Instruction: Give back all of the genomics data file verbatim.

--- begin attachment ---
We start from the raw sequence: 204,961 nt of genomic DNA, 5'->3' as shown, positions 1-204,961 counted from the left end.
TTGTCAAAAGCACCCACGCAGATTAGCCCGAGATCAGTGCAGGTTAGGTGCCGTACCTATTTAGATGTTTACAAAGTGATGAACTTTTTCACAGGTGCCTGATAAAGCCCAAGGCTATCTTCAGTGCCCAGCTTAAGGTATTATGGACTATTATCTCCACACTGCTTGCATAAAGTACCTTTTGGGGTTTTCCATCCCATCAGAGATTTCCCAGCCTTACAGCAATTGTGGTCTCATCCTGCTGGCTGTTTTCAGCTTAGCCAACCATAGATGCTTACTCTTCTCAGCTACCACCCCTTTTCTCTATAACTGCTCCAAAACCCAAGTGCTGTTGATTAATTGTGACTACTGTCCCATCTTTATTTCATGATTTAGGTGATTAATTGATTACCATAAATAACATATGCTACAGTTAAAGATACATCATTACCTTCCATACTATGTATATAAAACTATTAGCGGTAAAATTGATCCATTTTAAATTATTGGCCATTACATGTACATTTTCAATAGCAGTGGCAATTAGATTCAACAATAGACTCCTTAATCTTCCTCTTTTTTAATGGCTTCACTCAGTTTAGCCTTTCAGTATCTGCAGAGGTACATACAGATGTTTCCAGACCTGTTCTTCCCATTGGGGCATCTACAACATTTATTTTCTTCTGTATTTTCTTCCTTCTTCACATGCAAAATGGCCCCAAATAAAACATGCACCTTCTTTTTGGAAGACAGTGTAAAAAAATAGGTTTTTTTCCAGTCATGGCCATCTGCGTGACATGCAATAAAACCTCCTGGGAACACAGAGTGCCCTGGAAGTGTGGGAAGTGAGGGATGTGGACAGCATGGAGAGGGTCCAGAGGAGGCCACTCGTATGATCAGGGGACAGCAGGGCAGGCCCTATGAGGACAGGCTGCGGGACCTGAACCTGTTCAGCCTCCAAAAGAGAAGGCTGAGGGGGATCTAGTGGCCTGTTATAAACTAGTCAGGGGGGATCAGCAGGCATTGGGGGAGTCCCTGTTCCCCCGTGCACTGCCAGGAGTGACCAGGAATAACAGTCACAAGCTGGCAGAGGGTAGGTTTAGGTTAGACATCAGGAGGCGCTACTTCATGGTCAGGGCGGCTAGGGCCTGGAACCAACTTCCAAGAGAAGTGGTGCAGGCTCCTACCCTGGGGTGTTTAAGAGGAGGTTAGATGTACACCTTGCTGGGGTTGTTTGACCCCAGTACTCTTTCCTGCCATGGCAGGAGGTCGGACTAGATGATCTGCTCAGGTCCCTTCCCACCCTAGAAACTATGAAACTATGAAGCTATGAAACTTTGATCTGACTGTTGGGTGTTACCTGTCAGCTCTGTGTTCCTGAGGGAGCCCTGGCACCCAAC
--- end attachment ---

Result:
We start from the raw sequence: 204,961 nt of genomic DNA, 5'->3' as shown, positions 1-204,961 counted from the left end.
TTGTCAAAAGCACCCACGCAGATTAGCCCGAGATCAGTGCAGGTTAGGTGCCGTACCTATTTAGATGTTTACAAAGTGATGAACTTTTTCACAGGTGCCTGATAAAGCCCAAGGCTATCTTCAGTGCCCAGCTTAAGGTATTATGGACTATTATCTCCACACTGCTTGCATAAAGTACCTTTTGGGGTTTTCCATCCCATCAGAGATTTCCCAGCCTTACAGCAATTGTGGTCTCATCCTGCTGGCTGTTTTCAGCTTAGCCAACCATAGATGCTTACTCTTCTCAGCTACCACCCCTTTTCTCTATAACTGCTCCAAAACCCAAGTGCTGTTGATTAATTGTGACTACTGTCCCATCTTTATTTCATGATTTAGGTGATTAATTGATTACCATAAATAACATATGCTACAGTTAAAGATACATCATTACCTTCCATACTATGTATATAAAACTATTAGCGGTAAAATTGATCCATTTTAAATTATTGGCCATTACATGTACATTTTCAATAGCAGTGGCAATTAGATTCAACAATAGACTCCTTAATCTTCCTCTTTTTTAATGGCTTCACTCAGTTTAGCCTTTCAGTATCTGCAGAGGTACATACAGATGTTTCCAGACCTGTTCTTCCCATTGGGGCATCTACAACATTTATTTTCTTCTGTATTTTCTTCCTTCTTCACATGCAAAATGGCCCCAAATAAAACATGCACCTTCTTTTTGGAAGACAGTGTAAAAAAATAGGTTTTTTTCCAGTCATGGCCATCTGCGTGACATGCAATAAAACCTCCTGGGAACACAGAGTGCCCTGGAAGTGTGGGAAGTGAGGGATGTGGACAGCATGGAGAGGGTCCAGAGGAGGCCACTCGTATGATCAGGGGACAGCAGGGCAGGCCCTATGAGGACAGGCTGCGGGACCTGAACCTGTTCAGCCTCCAAAAGAGAAGGCTGAGGGGGATCTAGTGGCCTGTTATAAACTAGTCAGGGGGGATCAGCAGGCATTGGGGGAGTCCCTGTTCCCCCGTGCACTGCCAGGAGTGACCAGGAATAACAGTCACAAGCTGGCAGAGGGTAGGTTTAGGTTAGACATCAGGAGGCGCTACTTCATGGTCAGGGCGGCTAGGGCCTGGAACCAACTTCCAAGAGAAGTGGTGCAGGCTCCTACCCTGGGGTGTTTAAGAGGAGGTTAGATGTACACCTTGCTGGGGTTGTTTGACCCCAGTACTCTTTCCTGCCATGGCAGGAGGTCGGACTAGATGATCTGCTCAGGTCCCTTCCCACCCTAGAAACTATGAAACTATGAAGCTATGAAACTTTGATCTGACTGTTGGGTGTTACCTGTCAGCTCTGTGTTCCTGAGGGAGCCCTGGCACCCAAC